therein. Note the battle of Tecinus. The Roman light infantry was cut
to pieces, but the elite of the Roman cavalry, although surprised and
surrounded, fought a-foot and on horse back, inflicted more casualties
on the cavalry of Hannibal than they suffered, and brought back from
the field their wounded general. The Romans besides were well led by
Consul Aemilius, a man of head and heart, who, instead of fleeing when
his cavalry was defeated, went himself to die in the ranks of the
Meanwhile we see thirty to thirty-four hundred Roman cavalrymen nearly
exterminated by six to seven thousand Gauls and Iberians who did not
lose even two hundred men. Hannibal's entire cavalry lost but two
hundred men on that day.
How can that be explained?
Because most of them died without dreaming of selling their lives and
because they took to flight during the fight of the first line and
were struck with impunity from behind. The words of Polybius: "Most of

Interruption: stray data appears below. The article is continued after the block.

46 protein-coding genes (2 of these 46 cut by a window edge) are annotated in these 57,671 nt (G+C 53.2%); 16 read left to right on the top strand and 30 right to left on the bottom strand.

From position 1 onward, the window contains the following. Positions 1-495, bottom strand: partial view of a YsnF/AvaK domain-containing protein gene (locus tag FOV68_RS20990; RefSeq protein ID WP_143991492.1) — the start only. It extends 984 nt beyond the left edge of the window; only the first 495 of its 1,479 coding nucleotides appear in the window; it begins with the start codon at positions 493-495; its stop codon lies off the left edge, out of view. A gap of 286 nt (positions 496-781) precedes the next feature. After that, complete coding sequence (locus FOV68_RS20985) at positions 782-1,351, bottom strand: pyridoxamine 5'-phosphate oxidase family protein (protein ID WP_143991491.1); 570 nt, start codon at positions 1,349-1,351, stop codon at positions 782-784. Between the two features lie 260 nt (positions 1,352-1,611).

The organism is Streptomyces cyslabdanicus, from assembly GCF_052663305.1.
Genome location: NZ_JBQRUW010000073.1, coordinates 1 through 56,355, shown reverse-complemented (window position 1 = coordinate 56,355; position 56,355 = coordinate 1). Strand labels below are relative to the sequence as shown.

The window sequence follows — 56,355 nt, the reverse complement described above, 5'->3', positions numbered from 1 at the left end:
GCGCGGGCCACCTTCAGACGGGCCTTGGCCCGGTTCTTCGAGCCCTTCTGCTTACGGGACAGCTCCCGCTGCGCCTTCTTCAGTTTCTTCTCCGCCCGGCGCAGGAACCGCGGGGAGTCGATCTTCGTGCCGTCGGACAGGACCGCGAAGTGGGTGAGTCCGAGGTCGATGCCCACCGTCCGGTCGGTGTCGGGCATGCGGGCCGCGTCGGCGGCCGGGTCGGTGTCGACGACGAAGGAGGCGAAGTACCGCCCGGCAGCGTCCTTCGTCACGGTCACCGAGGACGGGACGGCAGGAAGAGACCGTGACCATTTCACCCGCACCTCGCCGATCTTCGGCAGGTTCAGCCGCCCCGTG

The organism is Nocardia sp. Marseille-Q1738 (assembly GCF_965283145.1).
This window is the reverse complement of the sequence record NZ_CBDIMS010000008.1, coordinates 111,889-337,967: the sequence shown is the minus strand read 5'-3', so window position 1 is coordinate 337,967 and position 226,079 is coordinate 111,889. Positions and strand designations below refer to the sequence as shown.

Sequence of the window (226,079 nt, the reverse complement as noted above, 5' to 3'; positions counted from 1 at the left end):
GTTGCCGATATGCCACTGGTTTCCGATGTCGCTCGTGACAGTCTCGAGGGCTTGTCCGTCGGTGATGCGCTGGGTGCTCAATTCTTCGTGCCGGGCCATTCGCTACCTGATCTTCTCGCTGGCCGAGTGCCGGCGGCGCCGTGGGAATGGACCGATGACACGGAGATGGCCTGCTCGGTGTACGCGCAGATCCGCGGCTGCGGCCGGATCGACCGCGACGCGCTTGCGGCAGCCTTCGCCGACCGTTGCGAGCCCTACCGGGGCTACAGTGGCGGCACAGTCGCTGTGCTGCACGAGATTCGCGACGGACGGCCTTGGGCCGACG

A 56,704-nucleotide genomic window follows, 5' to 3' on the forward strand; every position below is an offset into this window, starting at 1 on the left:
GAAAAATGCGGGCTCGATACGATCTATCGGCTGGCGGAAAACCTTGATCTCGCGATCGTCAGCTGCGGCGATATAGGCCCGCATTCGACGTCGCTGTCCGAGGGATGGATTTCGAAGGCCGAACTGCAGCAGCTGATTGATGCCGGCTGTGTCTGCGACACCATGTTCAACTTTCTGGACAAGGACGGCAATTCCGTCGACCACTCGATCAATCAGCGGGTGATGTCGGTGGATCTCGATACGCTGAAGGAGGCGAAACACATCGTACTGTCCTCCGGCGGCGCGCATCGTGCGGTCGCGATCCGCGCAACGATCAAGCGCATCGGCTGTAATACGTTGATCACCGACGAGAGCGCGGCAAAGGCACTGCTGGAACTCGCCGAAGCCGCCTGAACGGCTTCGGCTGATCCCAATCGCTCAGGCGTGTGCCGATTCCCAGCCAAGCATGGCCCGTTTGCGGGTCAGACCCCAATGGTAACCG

them remained on the spot after having defended themselves with the
utmost valor," were consecrated words before Polybius. The conquered
always console themselves with their bravery and conquerors never
contradict. Unfortunately, the figures are there. The facts of the
battle are found in the account, which sounds no note of desperation.
The Gallic and Roman cavalry had each already made a brave effort by
attacking each other from the front. This effort was followed by the
terrible anxiety of close combat. The Roman cavalrymen, who from
behind the combatants on foot were able to see the second Gallic line
on horse back, gave ground. Fear very quickly made the disengaged
ranks take to their horses, wheel about like a flock of sheep in a
stampede, and abandon their comrades and themselves to the mercy of
Yet, these horsemen were brave men, the elite of the army, noble
knights, guards of the consuls, volunteers of noble families.
The Roman cavalry defeated, Hasdrubal passed his Gallic and Iberian
troopers behind Hannibal's army, to attack the allied cavalry till